And, perhaps most importantly, retention is already rolling far ahead of schedule: As of September, the service had hit 82 percent of its roughly 50,000-soldier retention goal.

The good news in retention has stopped the bleeding of missed recruiting goals, but that balance isn’t sustainable in the long-term.

In the past two years, the high retention rate of mid-grade NCOs has helped fix the shortage of squad leaders, but at a certain point, the service could end up with more leadership than soldiers to lead.

“There’s no getting around the fact that you have to get those accessions targets, because the shortage is exacerbating in the long term,” Calloway said.

Fixing the problem

Senior leaders often speak of the challenges of recruiting enough soldiers to grow the Army as the population of Americans who are fit to serve and interested in the Army dwindles.

“We’re tossing away some of the old methods,” said Marshall Williams, the deputy assistant secretary of the Army for manpower and reserve affairs. “That person we’re going after today is so completely different.”

Everyone in the Army is a recruiter, he added, and so if there is an event going on in a town where soldiers are living, there should be representatives out there mixing it up.

“Wherever we are, if there’s something going on there, that’s where they are,” he said.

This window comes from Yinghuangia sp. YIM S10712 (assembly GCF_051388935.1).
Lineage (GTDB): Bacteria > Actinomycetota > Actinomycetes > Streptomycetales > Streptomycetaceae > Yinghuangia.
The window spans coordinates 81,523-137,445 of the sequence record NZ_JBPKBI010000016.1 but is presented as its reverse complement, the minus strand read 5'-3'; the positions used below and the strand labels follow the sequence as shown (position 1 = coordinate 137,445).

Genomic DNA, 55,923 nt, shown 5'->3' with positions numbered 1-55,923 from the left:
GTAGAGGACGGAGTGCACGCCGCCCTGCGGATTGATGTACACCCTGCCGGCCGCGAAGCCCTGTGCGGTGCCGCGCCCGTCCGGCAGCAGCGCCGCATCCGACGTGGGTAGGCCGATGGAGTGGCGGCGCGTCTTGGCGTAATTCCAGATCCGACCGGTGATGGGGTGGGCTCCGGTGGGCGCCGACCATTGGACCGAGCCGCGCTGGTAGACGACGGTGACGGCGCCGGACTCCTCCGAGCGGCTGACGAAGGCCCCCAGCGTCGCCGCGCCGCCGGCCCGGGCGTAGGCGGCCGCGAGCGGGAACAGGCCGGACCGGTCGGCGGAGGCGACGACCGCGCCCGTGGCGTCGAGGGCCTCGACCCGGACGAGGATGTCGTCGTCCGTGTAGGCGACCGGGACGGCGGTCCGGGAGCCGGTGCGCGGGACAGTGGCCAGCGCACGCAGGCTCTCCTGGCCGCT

There are efforts underway to increase advertising in social media and to move or upgrade recruiting stations to make them more attractive, but Training and Doctrine Command is also in the midst of a complete review of the accessions enterprise, Calloway said.

“The intent of that is to change our approach and methodology to what we’re doing with recruiting,” he said.

Meanwhile, the march toward half a million active duty troops continues.

“We feel like we’ve done a number of things to lay the foundation for FY19 in an effort to get at the secretary and the chief’s mission of a 500,000 Army,” Calloway said.

The future will also include more conversation with the congressional committees that have been authorizing troop increases and providing the funds to do it.

Calloway and other senior leaders spent some time on Capitol Hill this week talking to lawmakers, he said, explaining where the money set aside from a troop increase went and how they would continue to communicate on end strength.

“This is how some of that money got reprogrammed to other stuff,” he said. “Congress, their expectation is that we be completely transparent and be transparent early.”

In the coming year, he added, the expectation is that they’ll be sending more, and more detailed, progress reports to the Hill.

“It’s not devastating,” Calloway said. “It still has an impact because that’s 6,500 soldiers that aren’t somewhere either in a critical specialty or a foxhole.”

Meghann Myers is the Pentagon bureau chief at Military Times. She covers operations, policy, personnel, leadership and other issues affecting service members.